Where There Is No Love, There Can Be No Forgiveness

We are all dying. That’s the reality. Day by day, everybody’s life is getting shorter.

Life is short, too short to waste it on regrets. Our approach to people can be simple: Being grateful for those that treat us well, forgiving those that treat us badly, and believing that everything happens for a reason.

As I write in recent posts, the basis for the ability to forgive is (perhaps paradoxically for some) love. Where there is no love, there can be no forgiveness. If we love somebody, we can forgive them. We know that it is a person that makes mistakes, maybe even needs to make them, to understand how expensive the mistakes are, and never repeat them.

When we don’t forgive, we damage ourselves more than the other person. It is we who are full of rage, vengefulness, reproaches, self-pity and other forms of negation. We punish ourselves. On the contrary, when we forgive, we recognise that forgiveness is the most beautiful form of love. We get something in return—in our soul peace settles in, in our hearts we have a special feeling of happiness.

The weak do not forgive. Forgiveness is a privilege of the strong. No strong person falls from the sky, everybody has to build up their strength gradually, and that takes time. That’s why we aren’t able to forgive immediately, and that’s fine.

We are weak, provided we have the desire to take revenge. We start to be strong when we can overcome our rage, or even admit that the bad that has happened could actually be a useful experience. On the contrary, we start to be grateful that we have recognised the other person—their actual character, after the mask has fallen. We stop waiting for an apology or their eventual return, because we realise that we don’t need, and don’t even want a person like that by our side.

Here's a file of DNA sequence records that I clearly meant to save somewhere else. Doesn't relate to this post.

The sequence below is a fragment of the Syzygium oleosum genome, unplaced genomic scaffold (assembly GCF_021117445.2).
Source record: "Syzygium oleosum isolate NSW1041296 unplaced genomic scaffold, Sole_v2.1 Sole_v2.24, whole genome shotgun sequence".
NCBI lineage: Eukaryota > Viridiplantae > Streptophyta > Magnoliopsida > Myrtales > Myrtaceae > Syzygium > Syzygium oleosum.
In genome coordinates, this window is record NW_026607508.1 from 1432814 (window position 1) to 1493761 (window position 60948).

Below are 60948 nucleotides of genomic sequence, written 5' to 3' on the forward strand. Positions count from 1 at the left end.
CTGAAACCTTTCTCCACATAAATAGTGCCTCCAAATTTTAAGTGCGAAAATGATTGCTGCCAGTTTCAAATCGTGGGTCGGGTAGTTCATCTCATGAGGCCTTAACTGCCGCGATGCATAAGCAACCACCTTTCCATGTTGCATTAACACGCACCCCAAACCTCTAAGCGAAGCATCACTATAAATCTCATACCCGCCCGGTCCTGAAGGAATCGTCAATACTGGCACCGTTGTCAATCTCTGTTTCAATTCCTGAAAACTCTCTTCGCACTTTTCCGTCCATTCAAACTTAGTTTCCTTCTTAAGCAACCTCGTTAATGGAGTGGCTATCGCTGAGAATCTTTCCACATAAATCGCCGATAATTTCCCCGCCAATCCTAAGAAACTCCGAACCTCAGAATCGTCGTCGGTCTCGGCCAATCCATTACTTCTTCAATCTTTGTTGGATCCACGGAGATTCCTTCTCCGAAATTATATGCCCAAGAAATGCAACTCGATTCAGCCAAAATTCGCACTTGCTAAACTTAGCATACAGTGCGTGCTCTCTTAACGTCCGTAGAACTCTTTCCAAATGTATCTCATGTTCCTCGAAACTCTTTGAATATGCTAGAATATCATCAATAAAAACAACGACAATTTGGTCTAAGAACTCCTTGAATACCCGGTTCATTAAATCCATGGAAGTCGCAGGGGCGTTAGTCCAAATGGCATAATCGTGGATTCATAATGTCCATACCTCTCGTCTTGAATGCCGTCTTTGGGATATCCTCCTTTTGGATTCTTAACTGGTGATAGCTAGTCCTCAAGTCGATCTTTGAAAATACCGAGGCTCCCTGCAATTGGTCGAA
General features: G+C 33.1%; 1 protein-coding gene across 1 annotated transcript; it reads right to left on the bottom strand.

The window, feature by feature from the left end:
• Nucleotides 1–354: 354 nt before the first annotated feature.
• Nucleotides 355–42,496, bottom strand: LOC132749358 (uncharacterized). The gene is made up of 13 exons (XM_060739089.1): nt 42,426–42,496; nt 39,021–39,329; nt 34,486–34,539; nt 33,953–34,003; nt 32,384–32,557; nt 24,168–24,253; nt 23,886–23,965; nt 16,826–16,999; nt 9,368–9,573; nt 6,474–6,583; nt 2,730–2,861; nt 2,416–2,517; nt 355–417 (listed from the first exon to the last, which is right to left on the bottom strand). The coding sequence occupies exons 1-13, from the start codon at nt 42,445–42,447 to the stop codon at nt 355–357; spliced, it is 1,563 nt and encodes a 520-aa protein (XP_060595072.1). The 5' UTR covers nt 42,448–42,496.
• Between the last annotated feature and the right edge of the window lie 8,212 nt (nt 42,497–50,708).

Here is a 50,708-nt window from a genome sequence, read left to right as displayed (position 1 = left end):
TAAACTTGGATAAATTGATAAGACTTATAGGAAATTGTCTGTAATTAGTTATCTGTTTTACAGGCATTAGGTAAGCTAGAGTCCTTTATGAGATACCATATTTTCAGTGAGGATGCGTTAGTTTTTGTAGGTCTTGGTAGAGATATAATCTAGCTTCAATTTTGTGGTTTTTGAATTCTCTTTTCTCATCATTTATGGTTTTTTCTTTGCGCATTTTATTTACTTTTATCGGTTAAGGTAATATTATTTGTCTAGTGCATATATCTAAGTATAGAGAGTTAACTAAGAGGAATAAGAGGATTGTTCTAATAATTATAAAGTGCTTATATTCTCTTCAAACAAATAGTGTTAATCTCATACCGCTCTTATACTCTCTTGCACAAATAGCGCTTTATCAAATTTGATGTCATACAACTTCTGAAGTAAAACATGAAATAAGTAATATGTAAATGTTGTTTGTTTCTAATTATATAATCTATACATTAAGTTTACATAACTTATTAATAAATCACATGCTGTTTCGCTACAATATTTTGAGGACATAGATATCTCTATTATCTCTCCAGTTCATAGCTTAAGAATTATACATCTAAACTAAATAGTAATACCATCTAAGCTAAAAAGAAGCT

Some time after I first hurt a woman, I received a letter from her. Its three sentences clarified everything: “I have decided to forgive you. Not because you apologised or because you could understand what pain you caused me. But because my soul deserves peace.”

I had kept this letter for fifteen years, and now I gave it to the woman. “When the right time arrives and he comes, trust yourself to be strong. Not even I suspected how much strength I had inside me until I forgave a person who never apologised, whose recognition of error never came.”

“Don’t expect,” I added, “that people will always understand you. Instead, try to understand them. In so doing, the transition from unhappiness to happiness will be found. Your daughter,” I nodded towards her, “needs a strong and happy mum. And that’s you.

How to learn this? How to forgive him? How to stop making yourself suffer? How to finally turn your gaze to the future?

She put her head in her hands in despair. But she let me take her hands.

“How can you take something new into your hands if they are full of old stuff?” And so together we learned to store old stuff and leave it in the past. So that, unburdened, we could finally step into the future.

Are you interested in the four steps of forgiveness?

What is—and what isn’t—forgiveness?